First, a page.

arithmetic progression (AP) with a constant difference of (n+1).>

          This suggested trying this assumption which is just a fancy way of
          defining a (PAP-k, n): In any infinite arithmetic progression of positive
          integers with a common difference d, there exists a subset of k
          consecutive integers, so that if each integer in that subset is
          considered to represent the ordinal number of a prime, the associated
          primes will be in arithmetic progression of length k with (d-1)
          consecutive primes between adjacent terms of that arithmetic progression.
          (Ordinal number of a prime means its position in the numerically ordered
          set of all primes, with prime 2 being number 1). It works but is more
          computationally complicated. What do you think?

          Bill Sindelar

          Bill Sindelar
        • Jens Kruse Andersen
          ... I would expect your method to be much slower based on how randomly consecutive prime gaps appear to be distributed. ... No, and also no to the only-part.
          Message 4 of 12 , Oct 2, 2007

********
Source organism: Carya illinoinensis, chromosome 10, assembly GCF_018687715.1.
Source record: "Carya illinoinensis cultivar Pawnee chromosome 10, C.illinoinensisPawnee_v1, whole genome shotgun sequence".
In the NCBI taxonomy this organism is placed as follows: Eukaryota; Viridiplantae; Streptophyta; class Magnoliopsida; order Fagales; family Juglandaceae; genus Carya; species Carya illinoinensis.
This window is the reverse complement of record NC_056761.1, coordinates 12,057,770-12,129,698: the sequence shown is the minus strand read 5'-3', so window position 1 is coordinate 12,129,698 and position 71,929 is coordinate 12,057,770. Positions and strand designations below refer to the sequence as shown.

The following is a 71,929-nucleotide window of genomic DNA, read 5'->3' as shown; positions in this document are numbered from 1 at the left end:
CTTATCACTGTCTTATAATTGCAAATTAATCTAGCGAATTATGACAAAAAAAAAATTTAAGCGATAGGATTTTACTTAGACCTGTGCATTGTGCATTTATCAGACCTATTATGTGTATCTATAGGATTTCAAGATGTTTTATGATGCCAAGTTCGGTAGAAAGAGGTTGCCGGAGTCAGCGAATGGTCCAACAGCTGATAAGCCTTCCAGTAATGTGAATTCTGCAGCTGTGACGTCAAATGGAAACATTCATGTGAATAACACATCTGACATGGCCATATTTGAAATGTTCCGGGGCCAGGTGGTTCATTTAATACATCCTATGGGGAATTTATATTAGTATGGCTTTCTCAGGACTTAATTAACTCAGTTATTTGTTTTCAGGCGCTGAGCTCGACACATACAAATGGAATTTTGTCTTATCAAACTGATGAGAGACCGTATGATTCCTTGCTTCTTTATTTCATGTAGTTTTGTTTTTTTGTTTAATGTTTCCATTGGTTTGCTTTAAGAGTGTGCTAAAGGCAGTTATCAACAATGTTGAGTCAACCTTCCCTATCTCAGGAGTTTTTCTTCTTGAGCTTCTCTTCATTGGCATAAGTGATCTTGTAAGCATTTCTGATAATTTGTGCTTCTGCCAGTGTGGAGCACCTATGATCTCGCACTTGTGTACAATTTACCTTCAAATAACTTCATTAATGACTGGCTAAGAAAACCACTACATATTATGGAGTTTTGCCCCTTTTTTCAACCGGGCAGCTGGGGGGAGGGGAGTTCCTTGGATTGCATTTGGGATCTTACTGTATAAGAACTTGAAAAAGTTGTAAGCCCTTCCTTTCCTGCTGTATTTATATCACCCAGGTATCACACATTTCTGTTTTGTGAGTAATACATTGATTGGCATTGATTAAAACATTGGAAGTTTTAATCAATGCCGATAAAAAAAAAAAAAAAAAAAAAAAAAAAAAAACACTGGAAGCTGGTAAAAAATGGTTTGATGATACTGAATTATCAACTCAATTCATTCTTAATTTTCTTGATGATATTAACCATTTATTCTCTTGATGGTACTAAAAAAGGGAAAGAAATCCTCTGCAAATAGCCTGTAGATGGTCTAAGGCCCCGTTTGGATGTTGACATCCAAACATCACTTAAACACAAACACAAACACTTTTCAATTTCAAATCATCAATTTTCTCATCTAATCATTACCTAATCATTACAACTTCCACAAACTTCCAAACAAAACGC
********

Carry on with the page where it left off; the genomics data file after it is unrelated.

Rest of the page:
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            Bill Sindelar wrote:
            > I used Pari-gp for this. For every set of k consecutive primes, which has
            > n skipped consecutive primes between its adjacent terms, after an
            > inputted integer, it checks if the terms of that set are in arithmetic
            > progression. Jens, is this slower than your approach with your tuplet
            > finder?

            I would expect your method to be much slower based on how
            "randomly" consecutive prime gaps appear to be distributed.

            > If one could prove the above assumption, would that also prove
            > that all admissible prime constellations have infinitely many occurrences
            > as you put it, or only those that have a (PAP-k, n) subset?

            No, and also no to the only-part. Your assumption says nothing
            about the existence of specific differences between primes,
            so it says nothing about any admissible constellation.

            > This suggested trying this assumption which is just a fancy way of
            > defining a (PAP-k, n):
            .....
            > It works but is more
            > computationally complicated. What do you think?

            "computationally complicated" refers to something computational,
            for example the time to compute something with a given algorithm.
            You have made another formulation of your conjecture but not
            described an algorithm so "computationally complicated" is a
            concept which does not apply.

            I don't have time to discuss more.

            --
            Jens Kruse Andersen